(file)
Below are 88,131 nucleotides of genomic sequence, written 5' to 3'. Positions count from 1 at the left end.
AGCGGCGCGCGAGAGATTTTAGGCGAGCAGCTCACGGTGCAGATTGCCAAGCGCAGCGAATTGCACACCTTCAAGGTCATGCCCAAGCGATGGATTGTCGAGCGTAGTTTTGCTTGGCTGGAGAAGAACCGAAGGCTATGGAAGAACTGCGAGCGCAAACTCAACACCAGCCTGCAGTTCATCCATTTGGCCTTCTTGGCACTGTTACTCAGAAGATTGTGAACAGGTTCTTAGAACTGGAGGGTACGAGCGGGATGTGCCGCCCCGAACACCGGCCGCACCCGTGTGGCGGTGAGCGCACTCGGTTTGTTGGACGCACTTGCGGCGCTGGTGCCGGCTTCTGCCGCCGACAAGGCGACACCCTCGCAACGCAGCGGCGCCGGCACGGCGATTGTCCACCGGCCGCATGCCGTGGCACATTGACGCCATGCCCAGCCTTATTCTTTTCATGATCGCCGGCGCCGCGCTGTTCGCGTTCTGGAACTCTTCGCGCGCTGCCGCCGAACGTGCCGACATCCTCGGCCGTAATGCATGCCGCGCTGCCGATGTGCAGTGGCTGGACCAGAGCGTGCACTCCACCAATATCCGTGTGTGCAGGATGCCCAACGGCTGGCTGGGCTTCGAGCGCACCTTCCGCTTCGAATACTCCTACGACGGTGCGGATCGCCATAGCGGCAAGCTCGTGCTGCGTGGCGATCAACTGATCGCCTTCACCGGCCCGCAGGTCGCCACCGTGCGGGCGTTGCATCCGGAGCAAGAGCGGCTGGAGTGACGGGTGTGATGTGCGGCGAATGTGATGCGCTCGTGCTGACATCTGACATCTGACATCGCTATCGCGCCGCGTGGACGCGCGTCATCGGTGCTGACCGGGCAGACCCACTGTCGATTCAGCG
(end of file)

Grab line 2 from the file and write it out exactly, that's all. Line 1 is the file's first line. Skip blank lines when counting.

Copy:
AGCGGCGCGCGAGAGATTTTAGGCGAGCAGCTCACGGTGCAGATTGCCAAGCGCAGCGAATTGCACACCTTCAAGGTCATGCCCAAGCGATGGATTGTCGAGCGTAGTTTTGCTTGGCTGGAGAAGAACCGAAGGCTATGGAAGAACTGCGAGCGCAAACTCAACACCAGCCTGCAGTTCATCCATTTGGCCTTCTTGGCACTGTTACTCAGAAGATTGTGAACAGGTTCTTAGAACTGGAGGGTACGAGCGGGATGTGCCGCCCCGAACACCGGCCGCACCCGTGTGGCGGTGAGCGCACTCGGTTTGTTGGACGCACTTGCGGCGCTGGTGCCGGCTTCTGCCGCCGACAAGGCGACACCCTCGCAACGCAGCGGCGCCGGCACGGCGATTGTCCACCGGCCGCATGCCGTGGCACATTGACGCCATGCCCAGCCTTATTCTTTTCATGATCGCCGGCGCCGCGCTGTTCGCGTTCTGGAACTCTTCGCGCGCTGCCGCCGAACGTGCCGACATCCTCGGCCGTAATGCATGCCGCGCTGCCGATGTGCAGTGGCTGGACCAGAGCGTGCACTCCACCAATATCCGTGTGTGCAGGATGCCCAACGGCTGGCTGGGCTTCGAGCGCACCTTCCGCTTCGAATACTCCTACGACGGTGCGGATCGCCATAGCGGCAAGCTCGTGCTGCGTGGCGATCAACTGATCGCCTTCACCGGCCCGCAGGTCGCCACCGTGCGGGCGTTGCATCCGGAGCAAGAGCGGCTGGAGTGACGGGTGTGATGTGCGGCGAATGTGATGCGCTCGTGCTGACATCTGACATCTGACATCGCTATCGCGCCGCGTGGACGCGCGTCATCGGTGCTGACCGGGCAGACCCACTGTCGATTCAGCG